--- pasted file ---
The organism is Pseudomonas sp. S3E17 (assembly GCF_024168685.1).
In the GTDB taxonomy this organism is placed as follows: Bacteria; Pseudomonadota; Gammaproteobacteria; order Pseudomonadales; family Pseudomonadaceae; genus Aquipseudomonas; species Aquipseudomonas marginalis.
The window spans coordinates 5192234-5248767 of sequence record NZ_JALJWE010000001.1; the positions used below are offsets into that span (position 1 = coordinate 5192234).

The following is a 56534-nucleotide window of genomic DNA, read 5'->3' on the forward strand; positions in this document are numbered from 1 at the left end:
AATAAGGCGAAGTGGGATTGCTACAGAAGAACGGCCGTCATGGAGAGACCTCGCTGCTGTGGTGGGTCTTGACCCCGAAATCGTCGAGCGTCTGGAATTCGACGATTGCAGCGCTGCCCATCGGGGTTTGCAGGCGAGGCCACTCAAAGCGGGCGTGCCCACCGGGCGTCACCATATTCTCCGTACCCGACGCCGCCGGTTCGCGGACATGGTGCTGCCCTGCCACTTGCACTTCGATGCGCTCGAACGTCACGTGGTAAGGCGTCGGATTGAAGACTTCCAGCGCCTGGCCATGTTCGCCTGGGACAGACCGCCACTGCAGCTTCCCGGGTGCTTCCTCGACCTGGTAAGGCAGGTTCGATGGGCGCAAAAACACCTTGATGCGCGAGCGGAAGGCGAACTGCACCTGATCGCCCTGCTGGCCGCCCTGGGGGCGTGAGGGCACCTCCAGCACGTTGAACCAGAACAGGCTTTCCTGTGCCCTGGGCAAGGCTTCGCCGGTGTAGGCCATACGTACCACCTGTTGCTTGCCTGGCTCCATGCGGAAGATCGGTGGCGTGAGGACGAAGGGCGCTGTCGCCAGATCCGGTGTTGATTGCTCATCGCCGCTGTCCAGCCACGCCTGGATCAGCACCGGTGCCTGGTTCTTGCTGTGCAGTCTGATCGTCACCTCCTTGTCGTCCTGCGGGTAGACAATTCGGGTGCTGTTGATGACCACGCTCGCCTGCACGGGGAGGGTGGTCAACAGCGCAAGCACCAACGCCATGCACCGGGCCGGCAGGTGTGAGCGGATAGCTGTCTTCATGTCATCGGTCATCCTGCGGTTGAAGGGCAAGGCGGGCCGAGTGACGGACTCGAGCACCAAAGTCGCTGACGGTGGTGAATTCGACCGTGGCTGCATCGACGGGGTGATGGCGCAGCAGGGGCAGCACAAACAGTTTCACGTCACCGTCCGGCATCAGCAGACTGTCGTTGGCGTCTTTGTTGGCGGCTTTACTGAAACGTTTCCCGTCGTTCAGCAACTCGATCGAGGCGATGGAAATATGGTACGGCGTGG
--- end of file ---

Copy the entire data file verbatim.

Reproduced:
The organism is Pseudomonas sp. S3E17 (assembly GCF_024168685.1).
In the GTDB taxonomy this organism is placed as follows: Bacteria; Pseudomonadota; Gammaproteobacteria; order Pseudomonadales; family Pseudomonadaceae; genus Aquipseudomonas; species Aquipseudomonas marginalis.
The window spans coordinates 5192234-5248767 of sequence record NZ_JALJWE010000001.1; the positions used below are offsets into that span (position 1 = coordinate 5192234).

The following is a 56534-nucleotide window of genomic DNA, read 5'->3' on the forward strand; positions in this document are numbered from 1 at the left end:
AATAAGGCGAAGTGGGATTGCTACAGAAGAACGGCCGTCATGGAGAGACCTCGCTGCTGTGGTGGGTCTTGACCCCGAAATCGTCGAGCGTCTGGAATTCGACGATTGCAGCGCTGCCCATCGGGGTTTGCAGGCGAGGCCACTCAAAGCGGGCGTGCCCACCGGGCGTCACCATATTCTCCGTACCCGACGCCGCCGGTTCGCGGACATGGTGCTGCCCTGCCACTTGCACTTCGATGCGCTCGAACGTCACGTGGTAAGGCGTCGGATTGAAGACTTCCAGCGCCTGGCCATGTTCGCCTGGGACAGACCGCCACTGCAGCTTCCCGGGTGCTTCCTCGACCTGGTAAGGCAGGTTCGATGGGCGCAAAAACACCTTGATGCGCGAGCGGAAGGCGAACTGCACCTGATCGCCCTGCTGGCCGCCCTGGGGGCGTGAGGGCACCTCCAGCACGTTGAACCAGAACAGGCTTTCCTGTGCCCTGGGCAAGGCTTCGCCGGTGTAGGCCATACGTACCACCTGTTGCTTGCCTGGCTCCATGCGGAAGATCGGTGGCGTGAGGACGAAGGGCGCTGTCGCCAGATCCGGTGTTGATTGCTCATCGCCGCTGTCCAGCCACGCCTGGATCAGCACCGGTGCCTGGTTCTTGCTGTGCAGTCTGATCGTCACCTCCTTGTCGTCCTGCGGGTAGACAATTCGGGTGCTGTTGATGACCACGCTCGCCTGCACGGGGAGGGTGGTCAACAGCGCAAGCACCAACGCCATGCACCGGGCCGGCAGGTGTGAGCGGATAGCTGTCTTCATGTCATCGGTCATCCTGCGGTTGAAGGGCAAGGCGGGCCGAGTGACGGACTCGAGCACCAAAGTCGCTGACGGTGGTGAATTCGACCGTGGCTGCATCGACGGGGTGATGGCGCAGCAGGGGCAGCACAAACAGTTTCACGTCACCGTCCGGCATCAGCAGACTGTCGTTGGCGTCTTTGTTGGCGGCTTTACTGAAACGTTTCCCGTCGTTCAGCAACTCGATCGAGGCGATGGAAATATGGTACGGCGTGG